National Ideals Historically Traced, 1607-1907 Volume 26

Paperback | May 14, 2012

byAlbert Bushnell Hart

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This historic book may have numerous typos and missing text. Purchasers can download a free scanned copy of the original book (without typos) from the publisher. Not indexed. Not illustrated. 1907 Excerpt: ...hypnotic outbreaks. In the thirties, Rev. Charles G. Finney, later president of Oberlin College, was a noted revival leader; and during the commercial panic of 1857 there was a great revival throughout the country. All this means that a type of religion beginning in the far West, amid an uneducated ministry, found its usefulness in a modified manner in much more highly civilized communities. The prime object of the revivalist was to arouse his hearers to their sense of a need of a better life, to call attention, not to the abstract doctrines of religion, but to the need of a personal peace with God; to appeal for a radical change of moral purpose. Some of the churches, notably the Catholic and the Episcopal, were never much affected by this religious excitement; but they were drawn into other movements for the salvation and the elevation 1 Davenport, Primitive Traits in Religions Revivals, 60-86. of the lowly and the friendless. The organization of Sunday-schools spread about 1830 into the United States, and was at once made an adjunct to other religious work and a feeder of the churches. In 1807 began the establishment of foreign missions; to the Indians and the frontiersmen home missionary societies carried the gospel; while Bible and tract societies multiplied religious literature. This whole propaganda is closely allied with the movement for humanitarian reform, which has too much overshadowed it in historical literature. The narrowness of the churches was also affected by the Unitarian movement, which from 1800 to 1830 split the old Congregational, thenceforward called the Orthodox, church in New England. The Puritan doctrines of total depravity, election, and the like lost their interest or changed their meaning. The Americans had no longer the ideal ...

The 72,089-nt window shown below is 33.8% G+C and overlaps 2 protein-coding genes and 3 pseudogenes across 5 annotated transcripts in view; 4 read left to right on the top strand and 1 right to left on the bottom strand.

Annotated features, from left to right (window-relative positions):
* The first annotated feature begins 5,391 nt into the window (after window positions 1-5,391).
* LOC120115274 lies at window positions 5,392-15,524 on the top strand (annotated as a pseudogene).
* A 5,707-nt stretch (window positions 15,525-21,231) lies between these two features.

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This historic book may have numerous typos and missing text. Purchasers can download a free scanned copy of the original book (without typos) from the publisher. Not indexed. Not illustrated. 1907 Excerpt: ...hypnotic outbreaks. In the thirties, Rev. Charles G. Finney, later president of Oberlin College, was a noted revival leader; and...

Format:PaperbackDimensions:104 pages, 9.69 × 7.44 × 0.22 inPublished:May 14, 2012Publisher:General Books LLCLanguage:English

The following ISBNs are associated with this title:

ISBN - 10:0217732895

ISBN - 13:9780217732895

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